The American Press on state having serious revenue problem:

April 21

The American Press on state having serious revenue problem:

Now that Gov. Bobby Jindal's tax reform push has been declared a luxury, state lawmakers can refocus their attention on the necessities of the state budget.

They now must delve into the particulars of the governor's proposed $24.7 billion budget for fiscal year 2013-2014. What they'll find, many observers note, is a budget that is balanced like a house of cards, based on the use of one-time money and contingencies, aka assumptions of incoming revenue, that may not occur.

State Treasurer John Kennedy told the American Press that the Jindal administration is banking on a $60 million tobacco bond settlement that he believes has a 60 percent chance of not materializing. If it doesn't, state higher education will absorb the bulk of the resulting cuts.

That's just the tip of the budgeting iceberg. State Rep. Brett Geymann, R-Moss Bluff, who heads the evermore formidable Fiscal Hawks in the state House, contends that the use of one-time money in the state budget is unconstitutional and the use of contingencies like the sale of state property is, at best, speculative. ...

The state's health care and higher education systems are now bare-boned. Kennedy points out that the state's higher education spending dropped from $1.6 billion in 2009 to $300 million for the upcoming year. Some, but not all of that, have been made up through tuition increases. The loss of money has resulted in universities losing faculty, increasing classroom sizes and delaying maintenance.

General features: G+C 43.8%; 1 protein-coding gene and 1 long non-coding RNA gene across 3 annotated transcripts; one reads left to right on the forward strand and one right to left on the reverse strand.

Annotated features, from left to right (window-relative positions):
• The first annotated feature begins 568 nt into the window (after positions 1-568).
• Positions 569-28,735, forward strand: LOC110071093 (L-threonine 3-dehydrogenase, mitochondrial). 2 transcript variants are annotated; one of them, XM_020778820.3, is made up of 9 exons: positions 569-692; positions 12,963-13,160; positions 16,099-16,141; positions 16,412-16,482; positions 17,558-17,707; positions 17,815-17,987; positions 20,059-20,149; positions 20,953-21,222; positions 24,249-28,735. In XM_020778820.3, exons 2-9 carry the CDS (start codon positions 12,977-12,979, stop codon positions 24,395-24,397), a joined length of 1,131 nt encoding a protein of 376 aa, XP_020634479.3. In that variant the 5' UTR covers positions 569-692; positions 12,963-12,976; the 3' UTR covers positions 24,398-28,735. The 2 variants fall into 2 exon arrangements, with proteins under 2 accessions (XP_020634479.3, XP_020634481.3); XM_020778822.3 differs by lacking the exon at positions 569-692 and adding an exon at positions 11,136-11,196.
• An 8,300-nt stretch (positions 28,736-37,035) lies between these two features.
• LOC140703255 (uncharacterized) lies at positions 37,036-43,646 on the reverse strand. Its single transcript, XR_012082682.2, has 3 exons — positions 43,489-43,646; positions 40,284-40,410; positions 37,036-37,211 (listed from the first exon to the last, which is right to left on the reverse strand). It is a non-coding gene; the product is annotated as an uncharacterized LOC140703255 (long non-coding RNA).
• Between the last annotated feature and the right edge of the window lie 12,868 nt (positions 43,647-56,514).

What the Jindal administration has to own is that since the governor first took office in 2009, there have been five consecutive years of mid-year budget cuts to state agencies. In the wake of last year's regular legislative session, lawmakers who had more than a passing knowledge of the budget whispered that mid-year cuts were inevitable.

Now, the governor may be looking at a not-so-enviable six-for-six record.

Health care remains the huge elephant in the room, a beast with a ravenous appetite that consumes more and more of the state budget. Maybe Jindal's privatization of the public hospitals will eventually act as a diet for the monster, but in the meantime, Jindal and his acolytes must realize the state has a revenue problem.

If they don't, health care and higher ed in Louisiana will continue to be gutted by a man, who, ironically, formerly headed both departments.


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